I have looked for this particular question and cannot find it, but have a suspicion, it may be a duplicate.

I reviews this edit. I went to reject it as

invalid edit

This edit is incorrect or an attempt to reply to or comment on the existing post.

And got this error message:

Error msge

I then went to the post on StackOverflow. Rolledback the edit and left a comment.

enter image description here

As, usual, whenever I use an example for a question on this site, something out of the ordinary happens to the post, so I can only laugh, when you see the revision made since.. However, Murphy's law aside.

What is the best way to deal with an approved edit, you don't believe is correct?

  • 3
    On that specific case the OP himself approved the edit so there was no need to roll back, it was typo and didn't affect the actual question. Generally speaking, rolling back is legit when you feel the edit changed too much but use @ to notify the editor otherwise small chance he'll notice the comment. Jul 25, 2013 at 8:25
  • 1
    OH, I didn't think to look if it was the OP who approved it, my bad.. oh, this is a REALLY BAD example
    – user310756
    Jul 25, 2013 at 8:27
  • @ShaWizDowArd How can I see who approved the edit?
    – user310756
    Jul 25, 2013 at 8:29
  • 1
    @Skippy the edit you linked above has it. All votes (accept or reject) on the edit are listed. If you noticed one of the approvers has a blue background, that's the OP. Jul 25, 2013 at 8:30
  • Err, I don't think it matters that the OP is the one who approved the edit. They probably didn't understand that it could obscure a problem with their code. The improvement looks like an innocuous correction of a typo and formatting fix, but it actually removes a semicolon. That's a pretty big change in languages where semicolons are statement terminators. Jul 25, 2013 at 8:32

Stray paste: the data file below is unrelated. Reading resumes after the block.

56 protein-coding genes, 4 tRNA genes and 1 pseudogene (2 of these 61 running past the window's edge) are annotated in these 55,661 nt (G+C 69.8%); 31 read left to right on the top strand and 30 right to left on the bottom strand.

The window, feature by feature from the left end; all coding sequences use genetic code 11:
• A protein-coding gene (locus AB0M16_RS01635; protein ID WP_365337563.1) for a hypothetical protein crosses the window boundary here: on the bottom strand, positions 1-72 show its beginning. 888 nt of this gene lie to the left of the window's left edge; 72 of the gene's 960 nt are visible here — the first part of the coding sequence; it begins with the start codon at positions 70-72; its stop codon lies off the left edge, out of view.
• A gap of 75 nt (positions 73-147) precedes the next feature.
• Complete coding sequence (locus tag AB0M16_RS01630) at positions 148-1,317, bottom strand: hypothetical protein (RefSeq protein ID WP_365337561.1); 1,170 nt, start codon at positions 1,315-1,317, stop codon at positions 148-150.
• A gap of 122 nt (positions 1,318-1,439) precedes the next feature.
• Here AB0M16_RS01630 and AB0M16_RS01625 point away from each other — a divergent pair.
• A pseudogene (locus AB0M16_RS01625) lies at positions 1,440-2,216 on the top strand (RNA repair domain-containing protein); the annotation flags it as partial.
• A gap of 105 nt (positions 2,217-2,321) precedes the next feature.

• @Cody that semicolon was part of pseudo code: myclass.foo is equal to some other classes in this list - that's not actual code so no different than removing a semicolon in a comment. Jul 25, 2013 at 8:33
  • @CodyGray I couldn't agree more!! that's why I rolled it back, a semi-colon makes a huge difference, the capitalisation of Foreach was another thing.
    – user310756
    Jul 25, 2013 at 8:34
  • Ah, fair enough. I guess it is pseudo-code. I just assumed it was a language I didn't know! I secretly think all programming languages should aspire to read more like English. Jul 25, 2013 at 8:39
  • @CodyGray well, if one thinks it's code, then I guess one can only act as if it IS code.. some code that has been posted as code, does not only make poor code, but porr pseudo code!
    – user310756
    Jul 25, 2013 at 8:40
  • 1
    Worth to mention the post was fixed by now and comments are proper comments while code is proper code now. Jul 25, 2013 at 8:57
  • @ShaWizDowArd have you noticed, most of the examples I use end up having an optimal outcome, which actually makes my question redundant for that example?? I am sure it's Murphy's Law hahahahaha
    – user310756
    Jul 25, 2013 at 8:58
  • @Skippy nah, in this case the fix was made before you posted here and there's no impact on the question, maybe just extra upvote to Daniel as result of the attention here. :) Jul 25, 2013 at 9:00
  • @ShaWizDowArd If I had of asked this question meta.stackexchange.com/questions/190297/… first, this question above, would've been neater ;) anyway, I better go off this site, while I'm getting along with everyone (Iknow, I know, I am my own worst enemy ;)
    – user310756
    Jul 25, 2013 at 9:02

2 Answers 2


I have looked for this particular question and cannot find it, but have a suspicion, it may be a duplicate.

What is the best way to deal with an approved edit, you don't believe is correct?

Well, it's probably not a duplicate, since the answer already appears in the error message you got: "please visit the post and correct the edit".

There are two ways of doing this:

  1. Editing the current revision of the post, effectively "improving" the suggested edit.
  2. Rolling back the erroneously approved edit.